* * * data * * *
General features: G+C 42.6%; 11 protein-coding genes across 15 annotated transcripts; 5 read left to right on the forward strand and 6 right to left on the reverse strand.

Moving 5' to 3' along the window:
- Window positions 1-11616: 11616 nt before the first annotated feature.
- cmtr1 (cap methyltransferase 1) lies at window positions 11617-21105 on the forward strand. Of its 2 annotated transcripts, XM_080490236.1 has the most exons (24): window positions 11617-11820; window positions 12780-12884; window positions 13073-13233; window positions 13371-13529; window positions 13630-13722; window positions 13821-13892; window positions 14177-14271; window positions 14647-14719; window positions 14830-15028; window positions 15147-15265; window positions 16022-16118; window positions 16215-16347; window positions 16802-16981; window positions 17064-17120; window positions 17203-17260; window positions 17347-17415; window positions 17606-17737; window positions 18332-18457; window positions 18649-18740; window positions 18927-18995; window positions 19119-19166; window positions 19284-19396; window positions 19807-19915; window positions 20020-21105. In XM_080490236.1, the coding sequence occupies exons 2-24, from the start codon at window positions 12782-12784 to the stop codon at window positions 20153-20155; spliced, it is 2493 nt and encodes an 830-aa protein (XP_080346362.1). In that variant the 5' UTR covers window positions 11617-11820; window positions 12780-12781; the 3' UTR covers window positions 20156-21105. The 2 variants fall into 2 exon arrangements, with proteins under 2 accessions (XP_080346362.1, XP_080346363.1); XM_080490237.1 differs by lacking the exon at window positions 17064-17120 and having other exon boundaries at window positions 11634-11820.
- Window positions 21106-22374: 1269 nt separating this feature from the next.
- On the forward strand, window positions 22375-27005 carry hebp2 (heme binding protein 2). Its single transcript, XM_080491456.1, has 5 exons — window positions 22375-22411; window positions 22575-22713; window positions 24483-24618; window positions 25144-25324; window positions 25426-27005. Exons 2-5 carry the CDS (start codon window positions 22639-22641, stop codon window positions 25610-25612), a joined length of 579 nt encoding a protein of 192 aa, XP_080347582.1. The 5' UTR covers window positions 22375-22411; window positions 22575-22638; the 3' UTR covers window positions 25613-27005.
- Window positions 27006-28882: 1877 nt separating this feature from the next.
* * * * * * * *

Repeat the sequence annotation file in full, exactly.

General features: G+C 42.6%; 11 protein-coding genes across 15 annotated transcripts; 5 read left to right on the forward strand and 6 right to left on the reverse strand.

Moving 5' to 3' along the window:
- Window positions 1-11616: 11616 nt before the first annotated feature.
- cmtr1 (cap methyltransferase 1) lies at window positions 11617-21105 on the forward strand. Of its 2 annotated transcripts, XM_080490236.1 has the most exons (24): window positions 11617-11820; window positions 12780-12884; window positions 13073-13233; window positions 13371-13529; window positions 13630-13722; window positions 13821-13892; window positions 14177-14271; window positions 14647-14719; window positions 14830-15028; window positions 15147-15265; window positions 16022-16118; window positions 16215-16347; window positions 16802-16981; window positions 17064-17120; window positions 17203-17260; window positions 17347-17415; window positions 17606-17737; window positions 18332-18457; window positions 18649-18740; window positions 18927-18995; window positions 19119-19166; window positions 19284-19396; window positions 19807-19915; window positions 20020-21105. In XM_080490236.1, the coding sequence occupies exons 2-24, from the start codon at window positions 12782-12784 to the stop codon at window positions 20153-20155; spliced, it is 2493 nt and encodes an 830-aa protein (XP_080346362.1). In that variant the 5' UTR covers window positions 11617-11820; window positions 12780-12781; the 3' UTR covers window positions 20156-21105. The 2 variants fall into 2 exon arrangements, with proteins under 2 accessions (XP_080346362.1, XP_080346363.1); XM_080490237.1 differs by lacking the exon at window positions 17064-17120 and having other exon boundaries at window positions 11634-11820.
- Window positions 21106-22374: 1269 nt separating this feature from the next.
- On the forward strand, window positions 22375-27005 carry hebp2 (heme binding protein 2). Its single transcript, XM_080491456.1, has 5 exons — window positions 22375-22411; window positions 22575-22713; window positions 24483-24618; window positions 25144-25324; window positions 25426-27005. Exons 2-5 carry the CDS (start codon window positions 22639-22641, stop codon window positions 25610-25612), a joined length of 579 nt encoding a protein of 192 aa, XP_080347582.1. The 5' UTR covers window positions 22375-22411; window positions 22575-22638; the 3' UTR covers window positions 25613-27005.
- Window positions 27006-28882: 1877 nt separating this feature from the next.